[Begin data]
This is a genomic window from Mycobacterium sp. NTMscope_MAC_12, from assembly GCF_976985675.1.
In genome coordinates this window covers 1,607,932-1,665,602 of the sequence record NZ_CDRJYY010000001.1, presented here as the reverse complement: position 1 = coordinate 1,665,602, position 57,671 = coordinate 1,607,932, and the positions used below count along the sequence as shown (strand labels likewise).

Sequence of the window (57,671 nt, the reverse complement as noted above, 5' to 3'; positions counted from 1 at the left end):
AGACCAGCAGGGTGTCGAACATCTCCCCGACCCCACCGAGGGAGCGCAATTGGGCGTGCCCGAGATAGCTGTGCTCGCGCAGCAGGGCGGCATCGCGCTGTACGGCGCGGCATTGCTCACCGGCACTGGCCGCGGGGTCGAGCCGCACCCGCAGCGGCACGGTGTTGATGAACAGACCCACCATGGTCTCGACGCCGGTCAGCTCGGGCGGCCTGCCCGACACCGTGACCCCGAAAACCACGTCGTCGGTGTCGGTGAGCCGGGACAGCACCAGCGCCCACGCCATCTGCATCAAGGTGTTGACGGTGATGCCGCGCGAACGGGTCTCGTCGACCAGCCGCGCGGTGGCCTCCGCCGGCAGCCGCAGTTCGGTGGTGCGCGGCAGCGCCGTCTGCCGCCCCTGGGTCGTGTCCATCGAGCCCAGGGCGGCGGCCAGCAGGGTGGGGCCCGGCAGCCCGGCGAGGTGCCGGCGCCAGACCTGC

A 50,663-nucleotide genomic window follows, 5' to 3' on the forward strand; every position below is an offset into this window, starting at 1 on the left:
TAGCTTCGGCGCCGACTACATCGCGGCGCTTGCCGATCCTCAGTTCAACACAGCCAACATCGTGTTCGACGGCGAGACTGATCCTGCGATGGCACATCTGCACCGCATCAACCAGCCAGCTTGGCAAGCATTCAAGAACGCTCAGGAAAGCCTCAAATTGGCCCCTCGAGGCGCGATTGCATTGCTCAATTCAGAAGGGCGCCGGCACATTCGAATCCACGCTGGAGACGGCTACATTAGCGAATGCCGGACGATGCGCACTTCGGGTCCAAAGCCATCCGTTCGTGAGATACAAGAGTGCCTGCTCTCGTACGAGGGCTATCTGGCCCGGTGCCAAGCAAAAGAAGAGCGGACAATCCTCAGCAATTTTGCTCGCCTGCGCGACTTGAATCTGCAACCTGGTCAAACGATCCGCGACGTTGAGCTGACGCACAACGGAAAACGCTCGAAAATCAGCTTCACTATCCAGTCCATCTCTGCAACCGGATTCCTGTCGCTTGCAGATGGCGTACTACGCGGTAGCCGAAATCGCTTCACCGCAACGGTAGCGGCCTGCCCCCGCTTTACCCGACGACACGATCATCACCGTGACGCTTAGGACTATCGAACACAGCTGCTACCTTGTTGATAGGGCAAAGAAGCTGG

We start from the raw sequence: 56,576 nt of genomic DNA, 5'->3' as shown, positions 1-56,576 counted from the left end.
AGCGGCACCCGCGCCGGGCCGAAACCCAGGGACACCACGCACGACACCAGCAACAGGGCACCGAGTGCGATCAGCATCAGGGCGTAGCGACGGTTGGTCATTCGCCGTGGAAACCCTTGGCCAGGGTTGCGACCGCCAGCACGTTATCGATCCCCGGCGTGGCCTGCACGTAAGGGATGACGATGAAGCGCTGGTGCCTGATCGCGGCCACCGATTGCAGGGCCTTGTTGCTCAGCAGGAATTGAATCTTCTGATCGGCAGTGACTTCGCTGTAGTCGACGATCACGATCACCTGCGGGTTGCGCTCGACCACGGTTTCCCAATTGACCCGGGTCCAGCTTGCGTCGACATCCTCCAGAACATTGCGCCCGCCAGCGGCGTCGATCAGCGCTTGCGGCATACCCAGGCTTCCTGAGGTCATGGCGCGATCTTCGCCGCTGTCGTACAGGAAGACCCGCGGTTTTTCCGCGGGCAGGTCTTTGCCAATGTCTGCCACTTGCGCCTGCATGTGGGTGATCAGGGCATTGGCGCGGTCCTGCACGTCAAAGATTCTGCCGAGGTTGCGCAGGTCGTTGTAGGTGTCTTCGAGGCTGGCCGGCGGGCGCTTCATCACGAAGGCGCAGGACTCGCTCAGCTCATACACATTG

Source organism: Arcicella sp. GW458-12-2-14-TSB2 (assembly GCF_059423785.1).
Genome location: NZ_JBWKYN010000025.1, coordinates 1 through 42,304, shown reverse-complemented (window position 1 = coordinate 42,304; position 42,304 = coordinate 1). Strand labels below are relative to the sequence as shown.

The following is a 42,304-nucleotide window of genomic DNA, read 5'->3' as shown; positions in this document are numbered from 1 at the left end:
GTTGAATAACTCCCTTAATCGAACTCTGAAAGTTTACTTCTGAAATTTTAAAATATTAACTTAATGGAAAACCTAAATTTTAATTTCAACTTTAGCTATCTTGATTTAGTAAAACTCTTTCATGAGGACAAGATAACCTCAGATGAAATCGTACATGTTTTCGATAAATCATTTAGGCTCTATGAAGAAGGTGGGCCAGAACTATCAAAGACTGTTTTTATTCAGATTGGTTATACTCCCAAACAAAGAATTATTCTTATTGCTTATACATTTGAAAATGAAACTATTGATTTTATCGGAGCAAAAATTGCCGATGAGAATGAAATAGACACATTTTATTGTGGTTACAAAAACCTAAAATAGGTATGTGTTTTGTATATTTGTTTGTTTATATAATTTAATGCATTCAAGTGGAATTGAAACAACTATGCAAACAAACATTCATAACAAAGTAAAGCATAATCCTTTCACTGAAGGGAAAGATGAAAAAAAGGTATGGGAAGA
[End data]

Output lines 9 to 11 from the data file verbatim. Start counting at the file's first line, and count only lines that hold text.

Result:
Source organism: Arcicella sp. GW458-12-2-14-TSB2 (assembly GCF_059423785.1).
Genome location: NZ_JBWKYN010000025.1, coordinates 1 through 42,304, shown reverse-complemented (window position 1 = coordinate 42,304; position 42,304 = coordinate 1). Strand labels below are relative to the sequence as shown.

The following is a 42,304-nucleotide window of genomic DNA, read 5'->3' as shown; positions in this document are numbered from 1 at the left end: